Exploring the Earth Using Seismology

On January 17, 1994 a magnitude 6.9 earthquake near Northridge, California released energy equivalent to almost 2 billion kilograms of high explosive. The earthquake killed 51 people, caused over $20 billion in damage, and raised the Santa Susana Mountains north of Los Angeles by 70 centimeters. It also created seismic waves that ricocheted throughout Earth's interior and were recorded at geophysical observatories around the world. The paths of some of those seismic waves and the ground motion that they caused are shown in this poster. Seismologists use these recordings to explore the Earth's deep interior.


Keypoints:

  • Seismic waves propogate outwards from an earthquake in all directions.
  • Seismologists use the recordings of the ground motion caused by these waves to explore the Earth's deep interior.
  • We do not see shear (S) waves passing through the outer core. Because liquids can not be sheared, we infer that the outer core is molten.
  • We do, however, see S waves as they go through the inner core. Because the inner core transmits shear energy, we assume it is solid. 

 

Requesting Posters:

To request hardcopies of E&O materials, please send an email to EandOproduct@iris.edu with the following information:

  1. Names of item(s) you are requesting along with respective quantities.  Please list posters and one-pagers on separate lines.  
  2. Full mailing address, including phone number, where the materials should be sent.
  3. Indicate what purpose the materials will be serving.
  4. Date materials are needed by (if applicable).

PLEASE NOTE: Time-sensitive requests must be sent at least three weeks beforethe date they are needed.  When e-mailing a time-sensitive request, please write "Time-Sensitive Request" in the subject line.


Level: Intermediate

38MB

Optional Files 1 Resource also available in:
Share it

Related Lessons

Learning occurs as students work first in small groups and then as a whole class to compare predicted seismic wave travel times, generated by students from a scaled Earth model, to observed seismic data from a recent earthquakes. This activity uses models, real data and emphasizes the process of science.

Lesson Novice

Related Fact-Sheets

Earthquakes create seismic waves that travel through the Earth. By analyzing these seismic waves, seismologists can explore the Earth's deep interior. This fact sheet uses data from the 1994 magnitude 6.9 earthquake near Northridge, California to illustrate both this process and Earth's interior structure.

Fact-Sheet Novice

Related Animations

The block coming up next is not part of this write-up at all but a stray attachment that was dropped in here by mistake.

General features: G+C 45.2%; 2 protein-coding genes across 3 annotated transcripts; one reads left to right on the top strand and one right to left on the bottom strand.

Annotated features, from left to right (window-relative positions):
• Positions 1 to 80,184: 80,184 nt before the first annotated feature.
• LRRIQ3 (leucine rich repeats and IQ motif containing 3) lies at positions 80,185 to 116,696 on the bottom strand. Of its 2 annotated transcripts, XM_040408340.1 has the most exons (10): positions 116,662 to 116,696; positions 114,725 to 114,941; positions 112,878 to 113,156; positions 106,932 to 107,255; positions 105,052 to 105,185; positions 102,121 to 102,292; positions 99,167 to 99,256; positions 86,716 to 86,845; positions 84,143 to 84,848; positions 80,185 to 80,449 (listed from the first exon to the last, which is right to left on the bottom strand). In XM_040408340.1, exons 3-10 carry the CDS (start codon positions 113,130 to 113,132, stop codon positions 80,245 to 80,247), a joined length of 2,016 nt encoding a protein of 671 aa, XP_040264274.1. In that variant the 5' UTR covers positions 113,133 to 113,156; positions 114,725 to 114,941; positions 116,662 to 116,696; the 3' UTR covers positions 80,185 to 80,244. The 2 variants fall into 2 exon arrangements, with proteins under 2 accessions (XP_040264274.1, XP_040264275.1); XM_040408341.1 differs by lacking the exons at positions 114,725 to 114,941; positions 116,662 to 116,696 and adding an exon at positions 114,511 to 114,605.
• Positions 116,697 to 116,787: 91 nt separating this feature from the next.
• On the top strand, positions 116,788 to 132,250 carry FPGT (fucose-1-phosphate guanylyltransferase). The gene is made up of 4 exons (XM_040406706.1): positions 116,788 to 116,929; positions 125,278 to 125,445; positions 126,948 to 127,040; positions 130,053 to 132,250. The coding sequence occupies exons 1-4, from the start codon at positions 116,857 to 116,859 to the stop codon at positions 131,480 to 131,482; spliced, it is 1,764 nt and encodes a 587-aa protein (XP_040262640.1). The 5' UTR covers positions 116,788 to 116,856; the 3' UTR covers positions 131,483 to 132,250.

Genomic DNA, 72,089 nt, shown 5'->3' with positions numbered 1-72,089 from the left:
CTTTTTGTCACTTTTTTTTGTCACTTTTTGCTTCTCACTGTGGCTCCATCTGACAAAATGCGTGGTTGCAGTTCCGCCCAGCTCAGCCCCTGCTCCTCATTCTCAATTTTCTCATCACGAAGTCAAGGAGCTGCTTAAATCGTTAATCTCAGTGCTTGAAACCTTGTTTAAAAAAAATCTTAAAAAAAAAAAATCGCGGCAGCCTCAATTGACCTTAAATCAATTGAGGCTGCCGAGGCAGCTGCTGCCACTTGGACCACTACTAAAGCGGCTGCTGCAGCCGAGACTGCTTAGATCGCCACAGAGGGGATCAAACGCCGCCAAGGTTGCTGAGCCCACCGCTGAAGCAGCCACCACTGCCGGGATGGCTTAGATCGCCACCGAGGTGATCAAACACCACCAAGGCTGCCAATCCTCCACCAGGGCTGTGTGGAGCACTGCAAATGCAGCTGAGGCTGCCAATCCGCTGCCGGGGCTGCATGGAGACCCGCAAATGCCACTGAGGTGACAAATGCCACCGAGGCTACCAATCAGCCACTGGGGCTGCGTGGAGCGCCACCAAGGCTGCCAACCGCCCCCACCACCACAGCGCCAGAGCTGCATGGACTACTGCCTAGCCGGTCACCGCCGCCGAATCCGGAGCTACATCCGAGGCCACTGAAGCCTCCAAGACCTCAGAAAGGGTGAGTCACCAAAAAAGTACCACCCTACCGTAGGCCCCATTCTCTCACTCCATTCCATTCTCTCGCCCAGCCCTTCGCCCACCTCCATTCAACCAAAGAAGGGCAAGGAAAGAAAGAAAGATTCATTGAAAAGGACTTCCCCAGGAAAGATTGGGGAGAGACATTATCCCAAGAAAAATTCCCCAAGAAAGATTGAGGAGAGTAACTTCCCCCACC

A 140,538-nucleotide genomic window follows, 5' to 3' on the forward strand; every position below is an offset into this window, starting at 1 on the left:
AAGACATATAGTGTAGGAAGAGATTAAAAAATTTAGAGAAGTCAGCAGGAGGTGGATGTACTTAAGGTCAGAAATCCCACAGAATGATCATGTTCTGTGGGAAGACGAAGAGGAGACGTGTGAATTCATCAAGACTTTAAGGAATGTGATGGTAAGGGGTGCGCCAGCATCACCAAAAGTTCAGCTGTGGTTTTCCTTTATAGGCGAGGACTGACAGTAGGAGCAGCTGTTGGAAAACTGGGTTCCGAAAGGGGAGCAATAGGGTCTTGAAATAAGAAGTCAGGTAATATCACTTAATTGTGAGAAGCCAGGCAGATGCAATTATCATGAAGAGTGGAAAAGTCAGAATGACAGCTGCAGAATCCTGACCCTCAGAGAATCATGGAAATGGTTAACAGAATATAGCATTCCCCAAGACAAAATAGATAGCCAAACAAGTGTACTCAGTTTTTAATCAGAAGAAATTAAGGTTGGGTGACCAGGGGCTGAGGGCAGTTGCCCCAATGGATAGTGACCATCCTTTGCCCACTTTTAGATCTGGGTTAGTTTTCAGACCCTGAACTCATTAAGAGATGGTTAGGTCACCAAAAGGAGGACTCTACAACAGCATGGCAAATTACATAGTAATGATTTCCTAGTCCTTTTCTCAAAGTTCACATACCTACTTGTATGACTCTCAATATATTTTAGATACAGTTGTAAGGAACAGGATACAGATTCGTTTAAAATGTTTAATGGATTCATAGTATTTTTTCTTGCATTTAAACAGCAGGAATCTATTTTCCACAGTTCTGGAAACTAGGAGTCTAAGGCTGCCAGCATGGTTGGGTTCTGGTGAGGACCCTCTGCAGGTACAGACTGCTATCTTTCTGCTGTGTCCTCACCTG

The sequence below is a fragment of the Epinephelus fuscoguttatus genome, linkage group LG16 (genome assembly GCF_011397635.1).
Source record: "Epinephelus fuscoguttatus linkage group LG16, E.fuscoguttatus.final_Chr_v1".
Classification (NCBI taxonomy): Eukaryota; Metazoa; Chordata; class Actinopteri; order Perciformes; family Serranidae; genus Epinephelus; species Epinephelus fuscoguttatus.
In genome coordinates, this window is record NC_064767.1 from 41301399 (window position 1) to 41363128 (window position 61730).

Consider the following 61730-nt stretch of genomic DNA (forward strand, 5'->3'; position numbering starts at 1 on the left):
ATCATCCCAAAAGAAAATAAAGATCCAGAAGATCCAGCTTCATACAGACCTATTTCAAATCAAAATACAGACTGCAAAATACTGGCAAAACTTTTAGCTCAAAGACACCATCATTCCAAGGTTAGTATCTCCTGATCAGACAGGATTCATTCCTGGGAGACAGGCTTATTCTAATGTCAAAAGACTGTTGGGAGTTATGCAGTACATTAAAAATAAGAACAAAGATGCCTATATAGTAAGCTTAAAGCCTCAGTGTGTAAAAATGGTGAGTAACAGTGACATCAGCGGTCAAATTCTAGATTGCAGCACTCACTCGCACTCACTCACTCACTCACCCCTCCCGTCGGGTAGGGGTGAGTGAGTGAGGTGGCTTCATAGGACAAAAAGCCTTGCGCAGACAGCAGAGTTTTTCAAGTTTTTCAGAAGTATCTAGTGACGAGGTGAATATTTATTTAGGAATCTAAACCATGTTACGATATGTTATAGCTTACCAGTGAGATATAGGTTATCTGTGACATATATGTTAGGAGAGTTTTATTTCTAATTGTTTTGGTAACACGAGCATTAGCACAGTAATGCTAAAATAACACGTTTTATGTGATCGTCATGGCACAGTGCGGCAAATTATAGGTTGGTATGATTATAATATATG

A travel time curve is a graph of the time that it takes for seismic waves to travel from the epicenter of an earthquake to the hundreds of seismograph stations around the world. The arrival times of P, S, and Surface waves are shown to be predictable. This animates an IRIS poster linked to this animation.

Animation Novice

Seismic shadow zones have taught us much about the inside of the earth. This shows how P waves travel through solids and liquids, but S waves are stopped by the liquid outer core.

Animation Novice

The wave properties of light are used as an analogy to help us understand seismic-wave behavior.

Animation Novice

The shadow zone is the area of the earth from angular distances of 104 to 140 degrees from a given earthquake that does not receive any direct P waves. The different phases show how the initial P wave changes when encountering boundaries in the Earth.

Animation Novice

The Earth has 3 main layers based on chemical composition: crust, mantle, and core. Other layers are defined by physical characteristics due to pressure and temperature changes. This animation tells how the layers were discovered, what the layers are, and a bit about how the crust differs from the tectonic (lithospheric) plates, a distinction confused by many.

Animation Novice

The shadow zone results from S waves being stopped entirely by the liquid core. Three different S-wave phases show how the initial S wave is stopped (damped), or how it changes when encountering boundaries in the Earth. 

Animation Novice

Related Software-Web-Apps

Watch how earthquake and volcanic activity changes in space and time throughout the earth.

Software-Web-App Novice

The IRIS Earthquake Browser (IEB) is an interactive map for exploring millions of seismic event epicenters (normally earthquakes) on a map of the world. Selections of up to 5000 events can also be viewed in 3D and freely rotated with the 3D Viewer companion tool.

Software-Web-App Novice

Seismic Waves is a browser-based tool to visualize the propagation of seismic waves from historic earthquakes through Earth’s interior and around its surface. Easy-to-use controls speed-up, slow-down, or reverse the wave propagation. By carefully examining these seismic wave fronts and their propagation, the Seismic Waves tool illustrates how earthquakes can provide evidence that allows us to infer Earth’s interior structure.

Software-Web-App Novice

jAmaSeis is a free, java-based program that allows users to obtain and display seismic data in real-time from either a local instrument or from remote stations.

Software-Web-App Intermediate